Log in


MSET Oustanding Higher Education Award Finalists

05/01/2023 5:00 AM | MSET Webmaster (Administrator)

Bluum and the Maryland Society for Educational Technology (MSET) is proud to announce the finalists for its annual Outstanding Higher Education Award. This award recognizes a Higher Education professional who has made exemplary contributions to the implementation of technology in Maryland institutions of higher education. It supports MSET’s Mission to advance excellence in learning and teaching through innovative and effective uses of technology. 

“MSET has spent a lot of time reengaging the organization with its higher education members and this past year it was determined to add the Outstanding Higher Education Award,” MSET President Brian Cook explained about the new award. “We are excited to have three outstanding educators honored this year from the Higher Ed ranks who exemplify the mission of MSET. Each of these candidates offer a special talent and are leaders in their universities.”

Here are the three finalists:

ALISSA HARRINGTON, Senior Instructional Design Specialist at McDaniel College Alissa's innovative approach has been instrumental in the adoption of new technologies at McDaniel, contributing to the vitality of faculty and promoting student success.  Since her arrival at McDaniel, Alissa has demonstrated a commitment to supporting faculty and students with effective technology use by publishing a weekly video blog called Tech Tip Tuesday (see artifact 2) each semester. Through this platform, she provides the McDaniel community with up-to-date information on emerging technologies, best practices, and just-in-time technology support. Remarkably, she has not missed a week of publishing a video since her first recording in September 2019. To curate content for Tech Tip Tuesday, Alissa continuously reviews help desk tickets, researches vendor updates, and stays connected on emerging technology practices through her participation in professional networks such as Educause, and the Maryland Education Enterprise Consortium (MEEC).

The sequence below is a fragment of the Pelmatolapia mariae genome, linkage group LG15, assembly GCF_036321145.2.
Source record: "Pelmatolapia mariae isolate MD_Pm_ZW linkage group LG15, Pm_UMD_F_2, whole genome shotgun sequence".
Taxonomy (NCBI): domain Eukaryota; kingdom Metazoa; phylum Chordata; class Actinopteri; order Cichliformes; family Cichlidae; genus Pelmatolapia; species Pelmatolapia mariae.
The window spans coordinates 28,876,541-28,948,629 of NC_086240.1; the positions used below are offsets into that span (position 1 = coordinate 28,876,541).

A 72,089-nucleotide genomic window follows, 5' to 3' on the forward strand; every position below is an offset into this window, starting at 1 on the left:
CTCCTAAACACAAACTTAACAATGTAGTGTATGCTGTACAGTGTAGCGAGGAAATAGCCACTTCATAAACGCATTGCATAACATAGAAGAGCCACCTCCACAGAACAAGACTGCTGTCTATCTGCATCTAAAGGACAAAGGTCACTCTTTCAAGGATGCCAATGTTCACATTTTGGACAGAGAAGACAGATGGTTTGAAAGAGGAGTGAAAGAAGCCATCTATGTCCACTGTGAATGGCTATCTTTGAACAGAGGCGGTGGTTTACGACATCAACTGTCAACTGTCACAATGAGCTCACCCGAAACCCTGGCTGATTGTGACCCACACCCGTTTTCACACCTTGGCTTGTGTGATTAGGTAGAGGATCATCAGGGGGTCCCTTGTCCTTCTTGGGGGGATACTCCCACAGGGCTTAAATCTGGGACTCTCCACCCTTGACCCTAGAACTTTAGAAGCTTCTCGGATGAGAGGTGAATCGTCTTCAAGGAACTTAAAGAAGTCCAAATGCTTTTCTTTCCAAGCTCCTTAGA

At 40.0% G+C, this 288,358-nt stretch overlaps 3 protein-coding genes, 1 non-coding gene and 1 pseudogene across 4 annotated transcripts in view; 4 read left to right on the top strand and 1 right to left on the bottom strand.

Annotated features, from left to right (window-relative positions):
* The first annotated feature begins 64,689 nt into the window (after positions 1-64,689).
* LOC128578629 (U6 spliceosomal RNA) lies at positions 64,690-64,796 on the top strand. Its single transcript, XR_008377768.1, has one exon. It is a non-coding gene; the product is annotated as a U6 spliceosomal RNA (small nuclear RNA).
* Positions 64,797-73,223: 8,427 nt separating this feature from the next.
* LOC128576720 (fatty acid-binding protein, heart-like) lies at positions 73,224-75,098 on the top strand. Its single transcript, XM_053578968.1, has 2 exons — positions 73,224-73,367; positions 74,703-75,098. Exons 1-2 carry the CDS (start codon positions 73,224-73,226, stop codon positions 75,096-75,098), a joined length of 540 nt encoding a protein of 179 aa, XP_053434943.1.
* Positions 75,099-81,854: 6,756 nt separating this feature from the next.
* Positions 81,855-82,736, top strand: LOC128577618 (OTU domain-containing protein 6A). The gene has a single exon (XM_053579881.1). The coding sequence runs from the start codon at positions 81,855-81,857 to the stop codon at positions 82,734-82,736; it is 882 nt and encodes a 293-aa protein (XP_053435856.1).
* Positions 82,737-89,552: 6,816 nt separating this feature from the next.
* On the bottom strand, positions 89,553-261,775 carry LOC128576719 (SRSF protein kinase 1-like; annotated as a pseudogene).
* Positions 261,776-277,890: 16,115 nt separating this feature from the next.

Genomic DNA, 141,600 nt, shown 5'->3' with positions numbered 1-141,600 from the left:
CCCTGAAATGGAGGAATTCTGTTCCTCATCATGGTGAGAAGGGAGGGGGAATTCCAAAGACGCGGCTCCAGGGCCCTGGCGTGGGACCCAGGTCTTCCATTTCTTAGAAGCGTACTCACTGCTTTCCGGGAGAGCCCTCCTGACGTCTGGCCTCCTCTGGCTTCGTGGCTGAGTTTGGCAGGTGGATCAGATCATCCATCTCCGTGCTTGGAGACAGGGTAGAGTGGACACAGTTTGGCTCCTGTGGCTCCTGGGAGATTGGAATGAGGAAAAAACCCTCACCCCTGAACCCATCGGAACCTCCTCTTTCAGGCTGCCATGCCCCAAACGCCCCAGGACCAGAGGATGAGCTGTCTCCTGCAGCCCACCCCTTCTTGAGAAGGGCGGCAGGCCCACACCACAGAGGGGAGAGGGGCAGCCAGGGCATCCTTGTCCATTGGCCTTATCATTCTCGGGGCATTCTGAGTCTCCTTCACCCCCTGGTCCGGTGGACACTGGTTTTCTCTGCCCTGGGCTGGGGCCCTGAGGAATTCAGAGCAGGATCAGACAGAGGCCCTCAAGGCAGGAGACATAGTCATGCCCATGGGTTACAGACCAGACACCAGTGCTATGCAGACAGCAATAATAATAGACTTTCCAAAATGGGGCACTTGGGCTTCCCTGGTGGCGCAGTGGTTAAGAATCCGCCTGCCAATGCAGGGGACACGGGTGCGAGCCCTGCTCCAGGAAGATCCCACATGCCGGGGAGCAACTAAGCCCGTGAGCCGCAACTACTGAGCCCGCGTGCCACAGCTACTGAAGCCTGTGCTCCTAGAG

Alissa's dedication to technology integration at McDaniel is further demonstrated through her monthly training sessions for faculty. She employs various formats designed to attract faculty participation, including lunch-and-learn sessions called Mind Grub and her popular Friday Appy Hour sessions. She also developed a Summer Technology Challenge to increase faculty engagement and training attendance during the summer months. To her surprise, she had nearly 30 faculty entries and doubled her summer workshop participation.  Her workshop sessions cover a wide range of topics that promote emerging technologies and their potential to enhance teaching and learning. Some of the titles of her recent sessions include "Designing with AI Tools," "Reviving QR Codes: Innovative Applications for Classroom Engagement," and "Custom Learning Paths with Adaptive Release." By creating engaging and lively sessions, Alissa helps to foster a positive and energized learning environment for faculty, encouraging them to actively participate and explore new technologies.